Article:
OP stated it was some sort of import routine, similar to the kind of stuff I
write sometimes. No, I do not spend hours debugging these routines,
specially not because of threading issues.
Hacking together poorly designed code never helps in the long run.
[...]
It's a case of trying to do the Right Thing.


Agreed, as long as we can also agree that the problem at hand, the user
audience, and the tolerance for different kinds of faults varies depending
on the problem at hand. I would not have advocated single-threaded
operation for something like spell check as you type, for example.
Jan 20 '06 #17
Gabriel Magaña <no*****@no-spam.com> wrote:

<snip>
The trouble is that you spend 45 seconds writing it now - and then
hours later, trying to debug a recursion problem.


I guess the point did not get across that this is for stuff that end users
will not see. If there is a chance for recursion just disable the buttonas
part of the click event handler, for example. If the button is disabled,
prevent closing the app via the OnClosing handler of the app. Do proper
exception handling to avoid locking the user into the application. Little
things like that.


Whether or not end users see bad code, it's still code which can come
and bite you.

Yes, you should learn exception handling etc as well, but I don't think
it's any substitute for writing properly threaded code.
If the user won't
care about it not being responsive, don't put the call to DoEvents() in
at all. It'll look terrible, but at least you won't have a nasty
threading issue to debug.


Maybe we do different kinds of projects... I do a lot of database work, and
some import routines will handle as many as 10 million records. I cannot
afford to no update the screen (ie, "processing 2,304 / 10,000") on very
long processes. These are processes one person does every three months for
example, so there is no huge need to make a beautiful interface. Data
integrity is the only concern, do as long as the transactions are handled
correctly no one cares about anything else.


Except that you've said you *do* care - that you can't afford not to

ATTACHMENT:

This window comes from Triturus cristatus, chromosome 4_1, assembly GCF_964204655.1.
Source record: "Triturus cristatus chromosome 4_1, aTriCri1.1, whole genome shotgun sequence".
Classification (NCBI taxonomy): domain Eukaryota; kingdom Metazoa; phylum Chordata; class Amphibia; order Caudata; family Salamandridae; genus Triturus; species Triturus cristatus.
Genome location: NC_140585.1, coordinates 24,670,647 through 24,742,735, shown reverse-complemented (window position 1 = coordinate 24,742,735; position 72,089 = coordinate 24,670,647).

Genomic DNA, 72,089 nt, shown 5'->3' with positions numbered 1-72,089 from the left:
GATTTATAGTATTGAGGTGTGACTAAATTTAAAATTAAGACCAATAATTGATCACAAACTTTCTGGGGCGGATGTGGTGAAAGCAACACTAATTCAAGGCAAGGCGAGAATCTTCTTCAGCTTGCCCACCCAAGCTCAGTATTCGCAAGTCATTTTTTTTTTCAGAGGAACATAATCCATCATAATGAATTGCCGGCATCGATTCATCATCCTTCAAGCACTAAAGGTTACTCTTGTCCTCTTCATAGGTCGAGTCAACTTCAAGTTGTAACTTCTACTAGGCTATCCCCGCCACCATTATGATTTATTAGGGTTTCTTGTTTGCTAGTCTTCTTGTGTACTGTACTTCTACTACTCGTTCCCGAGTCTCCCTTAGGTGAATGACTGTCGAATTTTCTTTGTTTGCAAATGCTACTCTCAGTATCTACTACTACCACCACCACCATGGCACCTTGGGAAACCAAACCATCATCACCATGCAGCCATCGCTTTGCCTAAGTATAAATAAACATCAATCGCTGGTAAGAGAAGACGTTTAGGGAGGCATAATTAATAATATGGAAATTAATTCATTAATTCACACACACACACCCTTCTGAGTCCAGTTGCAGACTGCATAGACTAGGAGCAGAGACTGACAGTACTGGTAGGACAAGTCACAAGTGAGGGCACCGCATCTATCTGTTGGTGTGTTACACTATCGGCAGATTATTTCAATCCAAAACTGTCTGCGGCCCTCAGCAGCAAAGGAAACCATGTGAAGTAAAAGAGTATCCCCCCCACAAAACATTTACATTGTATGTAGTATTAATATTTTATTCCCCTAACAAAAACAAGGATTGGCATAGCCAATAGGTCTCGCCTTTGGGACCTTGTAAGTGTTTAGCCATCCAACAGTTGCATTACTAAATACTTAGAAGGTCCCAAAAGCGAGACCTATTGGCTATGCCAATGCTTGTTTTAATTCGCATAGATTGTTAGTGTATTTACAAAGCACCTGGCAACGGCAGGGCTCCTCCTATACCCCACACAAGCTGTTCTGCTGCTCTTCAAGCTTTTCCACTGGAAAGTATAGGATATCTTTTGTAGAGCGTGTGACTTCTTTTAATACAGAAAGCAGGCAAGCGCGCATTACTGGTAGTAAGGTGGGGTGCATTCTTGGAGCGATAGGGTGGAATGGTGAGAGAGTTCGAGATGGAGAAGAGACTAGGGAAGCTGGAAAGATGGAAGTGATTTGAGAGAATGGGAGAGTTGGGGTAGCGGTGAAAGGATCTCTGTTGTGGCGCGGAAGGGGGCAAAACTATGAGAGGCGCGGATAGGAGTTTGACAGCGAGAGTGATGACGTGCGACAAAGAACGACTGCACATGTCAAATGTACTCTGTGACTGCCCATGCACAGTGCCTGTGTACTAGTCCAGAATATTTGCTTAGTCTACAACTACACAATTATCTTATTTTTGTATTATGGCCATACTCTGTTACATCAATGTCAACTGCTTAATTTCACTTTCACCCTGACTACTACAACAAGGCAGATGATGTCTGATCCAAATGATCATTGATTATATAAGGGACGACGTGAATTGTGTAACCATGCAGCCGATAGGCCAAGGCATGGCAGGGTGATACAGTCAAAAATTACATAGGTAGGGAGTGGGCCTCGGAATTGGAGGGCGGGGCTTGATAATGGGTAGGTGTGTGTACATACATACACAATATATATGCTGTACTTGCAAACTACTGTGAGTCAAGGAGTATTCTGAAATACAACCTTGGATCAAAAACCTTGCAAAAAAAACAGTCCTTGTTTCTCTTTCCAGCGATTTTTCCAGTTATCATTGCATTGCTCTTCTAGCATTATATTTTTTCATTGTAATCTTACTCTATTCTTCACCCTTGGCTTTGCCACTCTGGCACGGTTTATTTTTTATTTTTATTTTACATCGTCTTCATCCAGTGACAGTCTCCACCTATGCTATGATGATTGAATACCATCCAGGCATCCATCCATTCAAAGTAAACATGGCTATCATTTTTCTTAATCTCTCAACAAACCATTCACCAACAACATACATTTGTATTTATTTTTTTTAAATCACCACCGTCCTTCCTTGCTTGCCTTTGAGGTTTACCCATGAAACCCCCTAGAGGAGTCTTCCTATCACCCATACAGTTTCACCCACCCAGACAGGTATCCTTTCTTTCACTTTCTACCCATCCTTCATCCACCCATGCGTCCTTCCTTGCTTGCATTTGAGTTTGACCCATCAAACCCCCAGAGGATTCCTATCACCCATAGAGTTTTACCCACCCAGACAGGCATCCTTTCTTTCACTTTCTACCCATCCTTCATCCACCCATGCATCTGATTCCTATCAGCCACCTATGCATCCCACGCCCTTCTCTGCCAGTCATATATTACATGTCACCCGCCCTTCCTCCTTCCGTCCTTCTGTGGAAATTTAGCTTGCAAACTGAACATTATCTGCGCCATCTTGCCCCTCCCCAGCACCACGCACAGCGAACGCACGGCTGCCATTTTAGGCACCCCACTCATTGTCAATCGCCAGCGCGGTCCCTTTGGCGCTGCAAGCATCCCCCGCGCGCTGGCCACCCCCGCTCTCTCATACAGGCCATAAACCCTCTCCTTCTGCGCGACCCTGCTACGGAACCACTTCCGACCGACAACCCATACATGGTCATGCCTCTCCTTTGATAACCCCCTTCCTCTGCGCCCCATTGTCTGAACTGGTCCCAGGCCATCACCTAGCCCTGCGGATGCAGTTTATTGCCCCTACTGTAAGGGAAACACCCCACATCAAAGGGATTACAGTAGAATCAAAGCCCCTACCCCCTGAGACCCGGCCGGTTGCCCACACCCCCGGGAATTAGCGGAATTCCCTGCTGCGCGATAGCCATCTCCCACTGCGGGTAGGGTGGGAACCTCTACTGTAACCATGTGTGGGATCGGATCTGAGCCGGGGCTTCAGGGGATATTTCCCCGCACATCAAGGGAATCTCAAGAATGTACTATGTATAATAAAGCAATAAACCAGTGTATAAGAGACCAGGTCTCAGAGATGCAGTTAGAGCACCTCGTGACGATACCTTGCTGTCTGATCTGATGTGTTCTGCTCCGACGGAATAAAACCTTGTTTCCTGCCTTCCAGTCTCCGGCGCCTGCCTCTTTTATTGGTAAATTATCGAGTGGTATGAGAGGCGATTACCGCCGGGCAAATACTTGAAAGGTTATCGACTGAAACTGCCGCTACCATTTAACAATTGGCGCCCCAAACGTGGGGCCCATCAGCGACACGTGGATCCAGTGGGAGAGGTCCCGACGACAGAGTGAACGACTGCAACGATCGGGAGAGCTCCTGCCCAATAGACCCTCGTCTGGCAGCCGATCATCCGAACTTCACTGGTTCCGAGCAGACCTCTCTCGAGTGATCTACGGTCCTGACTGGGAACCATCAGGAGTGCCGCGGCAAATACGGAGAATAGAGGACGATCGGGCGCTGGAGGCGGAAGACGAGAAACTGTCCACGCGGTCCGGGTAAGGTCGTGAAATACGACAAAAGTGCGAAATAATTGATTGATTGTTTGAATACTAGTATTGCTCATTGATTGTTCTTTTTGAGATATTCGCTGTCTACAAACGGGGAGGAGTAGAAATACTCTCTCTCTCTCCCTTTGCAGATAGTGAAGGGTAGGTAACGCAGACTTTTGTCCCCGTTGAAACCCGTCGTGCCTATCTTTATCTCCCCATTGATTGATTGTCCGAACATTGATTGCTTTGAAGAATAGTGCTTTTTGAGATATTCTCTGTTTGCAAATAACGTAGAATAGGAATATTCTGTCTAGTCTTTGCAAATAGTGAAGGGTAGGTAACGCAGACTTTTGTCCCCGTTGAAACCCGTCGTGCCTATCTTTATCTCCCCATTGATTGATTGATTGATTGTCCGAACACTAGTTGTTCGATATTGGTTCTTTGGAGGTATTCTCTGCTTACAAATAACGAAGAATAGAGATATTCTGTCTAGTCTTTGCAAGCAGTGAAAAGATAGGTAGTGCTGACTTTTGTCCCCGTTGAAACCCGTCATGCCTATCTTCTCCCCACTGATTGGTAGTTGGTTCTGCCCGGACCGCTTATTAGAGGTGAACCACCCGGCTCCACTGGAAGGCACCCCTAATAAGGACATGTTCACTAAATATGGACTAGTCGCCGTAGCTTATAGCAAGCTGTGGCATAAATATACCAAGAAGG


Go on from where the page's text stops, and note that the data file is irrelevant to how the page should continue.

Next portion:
update the screen.

Either way, I believe that writing code properly saves time in the long
run, with the exception of code which really is "throwaway" code which
will be run a few times and then discarded.
Delivery time is a priority for me, too. If I'm spending ages
maintaining a previous rushed version which had horrible threading
issues, I can't spend as much time developing new features.


The right solution for the right problem is always what should be done. The
OP stated it was some sort of import routine, similar to the kind of stuff I
write sometimes. No, I do not spend hours debugging these routines,
specially not because of threading issues.


Maybe you haven't yet - but if it ever *does* bite you, you'll regret
not doing it properly. It's just like people who say "But I've been
updating controls from other threads for ages, and it's always worked
before..."
Hacking together poorly designed code never helps in the long run.
[...]
It's a case of trying to do the Right Thing.


Agreed, as long as we can also agree that the problem at hand, the user
audience, and the tolerance for different kinds of faults varies depending
on the problem at hand. I would not have advocated single-threaded
operation for something like spell check as you type, for example.


To me, using Application.DoEvents is the wrong thing to do unless
you're solving a problem which just *can't* be solved any other way
(usually due to an inadequacy in a system API). The last time I had to
use it was in a compact framework app ages ago, where I absolutely
*had* to update the UI before I returned from the UI method I was
already in. I can't remember the reasoning, but I felt dirty
afterwards.

I suspect we'll have to agree to disagree.

--
Jon Skeet - <sk***@pobox.com>
http://www.pobox.com/~skeet Blog: http://www.msmvps.com/jon.skeet
If replying to the group, please do not mail me too
Jan 20 '06 #18
>I suspect we'll have to agree to disagree.

Jon, I think we agree a lot, it's just we approached this particular issue
from different perspectives... I understand good programming principles,
and I agree with everything you say about them. I think the only difference
we had was about the benefit vs cost issue which is extremely subjective.

In my situation, though, things move extremely fast, my clients tend to
prefer quick solutions on simple utility-type programs than perfect
solutions which take longer to implement. Between my last message and this
one I've inherited a commercial software product for the residential
mortgage industry. Of course they want many, many updates, and you can bet
I will not be using DoEvents() instead of properly threading the background
file transfers they asked me to implement first! ;-)
Jan 20 '06 #19